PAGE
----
Sunday, 23 May 2010

The Crow

The crow offered me the first bite, generously. Politely I had to refuse. Our friendship was by now so congenial that I choose not to bring up the issue of my vegetarianism. I feared that something so trivial might soon snowball into an insurmountable mountain of mutual dislike. Like it happens often in human friendships. But I should have known better. For it was a crow that I had befriended. Giving me a deep, keen look the bird nodded his head and got back to his snack.

Did he know why I refused his friendly offering? I don’t quite know the answer to that. It never came up. However, there have been no wormy offerings of friendships ever since but many a cheery caw and circling over the head. And even a few striking poses among the blooming gulmohar. Yeah, we are alright. At least for now.

In fact, Mark Twain was onto something when he wrote that the crow “never arrived at what he is by any careless process, or any sudden one; he is a work of art, and "art is long"; he is the product of immemorial ages, and deep calculation; one can't make a bird like that in a day.”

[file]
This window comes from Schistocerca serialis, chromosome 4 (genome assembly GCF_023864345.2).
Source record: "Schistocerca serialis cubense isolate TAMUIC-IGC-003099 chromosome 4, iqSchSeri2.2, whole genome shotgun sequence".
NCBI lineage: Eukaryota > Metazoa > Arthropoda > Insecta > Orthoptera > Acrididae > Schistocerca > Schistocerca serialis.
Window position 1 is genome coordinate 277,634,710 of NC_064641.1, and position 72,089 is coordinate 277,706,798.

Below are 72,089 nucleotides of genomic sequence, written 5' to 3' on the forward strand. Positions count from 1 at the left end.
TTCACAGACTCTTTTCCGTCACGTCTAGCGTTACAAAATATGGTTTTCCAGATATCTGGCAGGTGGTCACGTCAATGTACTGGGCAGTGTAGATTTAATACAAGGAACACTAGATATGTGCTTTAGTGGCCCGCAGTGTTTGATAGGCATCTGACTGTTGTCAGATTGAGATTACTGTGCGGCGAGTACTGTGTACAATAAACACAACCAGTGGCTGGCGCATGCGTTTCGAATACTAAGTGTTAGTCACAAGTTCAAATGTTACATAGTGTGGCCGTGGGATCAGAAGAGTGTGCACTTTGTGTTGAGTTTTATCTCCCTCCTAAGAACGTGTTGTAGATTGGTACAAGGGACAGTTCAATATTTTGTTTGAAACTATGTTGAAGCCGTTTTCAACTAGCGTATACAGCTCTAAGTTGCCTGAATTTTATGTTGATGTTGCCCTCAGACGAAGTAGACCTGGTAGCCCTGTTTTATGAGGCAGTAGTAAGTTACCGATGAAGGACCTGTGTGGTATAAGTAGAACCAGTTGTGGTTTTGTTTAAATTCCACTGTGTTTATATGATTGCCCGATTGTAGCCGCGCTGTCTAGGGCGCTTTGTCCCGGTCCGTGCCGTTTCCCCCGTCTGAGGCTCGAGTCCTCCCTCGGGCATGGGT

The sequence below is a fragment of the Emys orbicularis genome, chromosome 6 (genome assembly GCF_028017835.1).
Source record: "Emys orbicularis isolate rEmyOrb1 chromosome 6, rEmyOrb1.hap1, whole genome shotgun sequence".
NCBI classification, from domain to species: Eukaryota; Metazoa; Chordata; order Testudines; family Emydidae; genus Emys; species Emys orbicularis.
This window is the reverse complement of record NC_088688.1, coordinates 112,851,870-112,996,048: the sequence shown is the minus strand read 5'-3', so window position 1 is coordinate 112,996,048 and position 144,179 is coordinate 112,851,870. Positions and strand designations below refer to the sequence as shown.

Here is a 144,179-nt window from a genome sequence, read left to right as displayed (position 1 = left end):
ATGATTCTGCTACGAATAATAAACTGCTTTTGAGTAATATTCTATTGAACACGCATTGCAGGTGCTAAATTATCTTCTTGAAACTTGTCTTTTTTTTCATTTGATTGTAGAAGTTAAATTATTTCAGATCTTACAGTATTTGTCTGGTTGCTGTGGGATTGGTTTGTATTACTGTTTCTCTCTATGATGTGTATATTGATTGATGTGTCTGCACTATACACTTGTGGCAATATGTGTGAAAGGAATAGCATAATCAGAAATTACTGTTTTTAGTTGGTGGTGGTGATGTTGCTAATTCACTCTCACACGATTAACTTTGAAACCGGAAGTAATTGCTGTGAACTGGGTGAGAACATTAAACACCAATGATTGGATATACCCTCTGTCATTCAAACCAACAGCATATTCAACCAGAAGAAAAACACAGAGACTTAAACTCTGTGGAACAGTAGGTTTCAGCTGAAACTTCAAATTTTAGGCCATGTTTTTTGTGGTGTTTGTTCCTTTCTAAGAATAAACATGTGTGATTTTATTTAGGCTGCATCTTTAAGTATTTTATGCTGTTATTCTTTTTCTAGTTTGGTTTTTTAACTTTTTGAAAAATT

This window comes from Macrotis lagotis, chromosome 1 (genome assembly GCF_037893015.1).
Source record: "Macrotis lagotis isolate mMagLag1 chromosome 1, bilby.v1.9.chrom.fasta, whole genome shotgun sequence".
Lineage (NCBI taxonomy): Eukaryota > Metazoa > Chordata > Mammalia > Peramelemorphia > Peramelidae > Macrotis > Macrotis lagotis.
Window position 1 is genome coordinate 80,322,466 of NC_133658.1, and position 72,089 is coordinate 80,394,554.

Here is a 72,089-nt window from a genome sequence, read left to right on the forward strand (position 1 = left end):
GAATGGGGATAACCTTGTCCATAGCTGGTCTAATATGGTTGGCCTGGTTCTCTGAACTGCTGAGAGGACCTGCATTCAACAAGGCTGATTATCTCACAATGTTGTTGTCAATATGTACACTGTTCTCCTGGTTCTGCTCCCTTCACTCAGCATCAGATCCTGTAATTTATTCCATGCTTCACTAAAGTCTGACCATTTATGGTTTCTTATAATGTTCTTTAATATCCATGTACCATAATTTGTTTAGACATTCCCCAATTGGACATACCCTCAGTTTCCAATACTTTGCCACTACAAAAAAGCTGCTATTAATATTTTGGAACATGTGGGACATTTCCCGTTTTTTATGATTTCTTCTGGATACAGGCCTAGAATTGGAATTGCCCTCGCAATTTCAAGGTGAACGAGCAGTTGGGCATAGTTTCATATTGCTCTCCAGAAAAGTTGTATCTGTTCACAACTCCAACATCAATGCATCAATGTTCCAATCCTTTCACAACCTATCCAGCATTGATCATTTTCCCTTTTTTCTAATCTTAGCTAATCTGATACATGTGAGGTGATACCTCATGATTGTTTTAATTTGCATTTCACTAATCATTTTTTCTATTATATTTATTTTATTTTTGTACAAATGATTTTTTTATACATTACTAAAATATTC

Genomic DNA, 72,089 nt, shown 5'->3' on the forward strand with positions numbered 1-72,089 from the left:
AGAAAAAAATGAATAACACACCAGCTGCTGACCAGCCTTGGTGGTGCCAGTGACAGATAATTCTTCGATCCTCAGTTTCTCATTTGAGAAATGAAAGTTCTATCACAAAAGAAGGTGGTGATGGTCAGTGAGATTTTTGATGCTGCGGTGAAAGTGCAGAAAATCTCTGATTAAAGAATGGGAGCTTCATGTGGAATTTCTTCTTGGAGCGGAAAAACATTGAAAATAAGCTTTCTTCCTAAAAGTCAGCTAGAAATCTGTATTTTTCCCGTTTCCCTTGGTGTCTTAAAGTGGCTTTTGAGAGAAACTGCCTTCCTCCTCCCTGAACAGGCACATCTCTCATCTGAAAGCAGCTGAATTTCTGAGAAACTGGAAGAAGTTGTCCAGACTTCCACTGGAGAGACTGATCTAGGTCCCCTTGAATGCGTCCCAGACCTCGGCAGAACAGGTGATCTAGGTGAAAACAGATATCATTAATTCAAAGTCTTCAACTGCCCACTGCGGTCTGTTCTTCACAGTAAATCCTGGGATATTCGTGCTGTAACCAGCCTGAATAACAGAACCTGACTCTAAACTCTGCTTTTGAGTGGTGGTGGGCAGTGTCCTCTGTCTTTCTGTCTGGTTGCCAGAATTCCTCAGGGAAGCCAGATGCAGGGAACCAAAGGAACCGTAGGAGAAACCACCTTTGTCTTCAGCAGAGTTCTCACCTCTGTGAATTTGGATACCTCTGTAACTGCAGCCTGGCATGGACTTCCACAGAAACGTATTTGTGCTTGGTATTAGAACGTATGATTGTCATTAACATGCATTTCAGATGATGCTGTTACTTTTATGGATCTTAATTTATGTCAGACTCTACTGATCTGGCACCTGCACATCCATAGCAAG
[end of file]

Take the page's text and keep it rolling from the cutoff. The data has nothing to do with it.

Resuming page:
(You can read Mark Twain's brilliant essay on the Crow here)


Anonymous said...

thanks for the link, nice post.
w.s. :-) :-)

bythewindowsill said...

lol... came by to read again. :-)
so do they also (I prefer to think its a she) eat out of your hand??
I have tried in vain... :(

Anvita Lakhera said...

Considering that they can come into the kitchen through the window and push the lids off saucepans (and not to mention can make tools, if need be) it may seem a bit condescending (though very like humans) to try to make them eat out of our hands, no?:)
But they're so sociable, maybe they'll overlook this infraction too (as also the fact that you'd prefer to think of him as "her") :D

bythewindowsill said...

:D :D ... very human and condescending of me indeed. :-) :-)
thanks :D :D